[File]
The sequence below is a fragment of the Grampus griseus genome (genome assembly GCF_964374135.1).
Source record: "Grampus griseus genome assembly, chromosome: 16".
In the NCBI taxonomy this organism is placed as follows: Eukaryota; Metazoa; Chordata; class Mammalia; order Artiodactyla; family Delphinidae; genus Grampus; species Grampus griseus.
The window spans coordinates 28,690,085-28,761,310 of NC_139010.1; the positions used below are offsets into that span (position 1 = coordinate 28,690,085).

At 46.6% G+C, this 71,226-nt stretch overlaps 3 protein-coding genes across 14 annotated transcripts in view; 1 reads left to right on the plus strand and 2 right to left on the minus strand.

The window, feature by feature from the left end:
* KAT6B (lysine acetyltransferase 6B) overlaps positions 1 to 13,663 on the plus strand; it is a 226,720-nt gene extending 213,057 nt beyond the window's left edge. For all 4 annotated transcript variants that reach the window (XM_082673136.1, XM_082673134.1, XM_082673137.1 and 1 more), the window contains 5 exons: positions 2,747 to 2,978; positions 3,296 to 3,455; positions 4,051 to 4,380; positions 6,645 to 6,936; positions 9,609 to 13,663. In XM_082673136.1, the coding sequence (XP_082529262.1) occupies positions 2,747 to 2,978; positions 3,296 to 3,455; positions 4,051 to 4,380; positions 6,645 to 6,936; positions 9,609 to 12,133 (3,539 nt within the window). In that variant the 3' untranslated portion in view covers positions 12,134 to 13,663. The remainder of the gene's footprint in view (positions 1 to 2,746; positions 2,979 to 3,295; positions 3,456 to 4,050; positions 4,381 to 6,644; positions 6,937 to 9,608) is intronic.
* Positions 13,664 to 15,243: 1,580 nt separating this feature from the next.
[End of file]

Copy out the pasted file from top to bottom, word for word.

The sequence below is a fragment of the Grampus griseus genome (genome assembly GCF_964374135.1).
Source record: "Grampus griseus genome assembly, chromosome: 16".
In the NCBI taxonomy this organism is placed as follows: Eukaryota; Metazoa; Chordata; class Mammalia; order Artiodactyla; family Delphinidae; genus Grampus; species Grampus griseus.
The window spans coordinates 28,690,085-28,761,310 of NC_139010.1; the positions used below are offsets into that span (position 1 = coordinate 28,690,085).

At 46.6% G+C, this 71,226-nt stretch overlaps 3 protein-coding genes across 14 annotated transcripts in view; 1 reads left to right on the plus strand and 2 right to left on the minus strand.

The window, feature by feature from the left end:
* KAT6B (lysine acetyltransferase 6B) overlaps positions 1 to 13,663 on the plus strand; it is a 226,720-nt gene extending 213,057 nt beyond the window's left edge. For all 4 annotated transcript variants that reach the window (XM_082673136.1, XM_082673134.1, XM_082673137.1 and 1 more), the window contains 5 exons: positions 2,747 to 2,978; positions 3,296 to 3,455; positions 4,051 to 4,380; positions 6,645 to 6,936; positions 9,609 to 13,663. In XM_082673136.1, the coding sequence (XP_082529262.1) occupies positions 2,747 to 2,978; positions 3,296 to 3,455; positions 4,051 to 4,380; positions 6,645 to 6,936; positions 9,609 to 12,133 (3,539 nt within the window). In that variant the 3' untranslated portion in view covers positions 12,134 to 13,663. The remainder of the gene's footprint in view (positions 1 to 2,746; positions 2,979 to 3,295; positions 3,456 to 4,050; positions 4,381 to 6,644; positions 6,937 to 9,608) is intronic.
* Positions 13,664 to 15,243: 1,580 nt separating this feature from the next.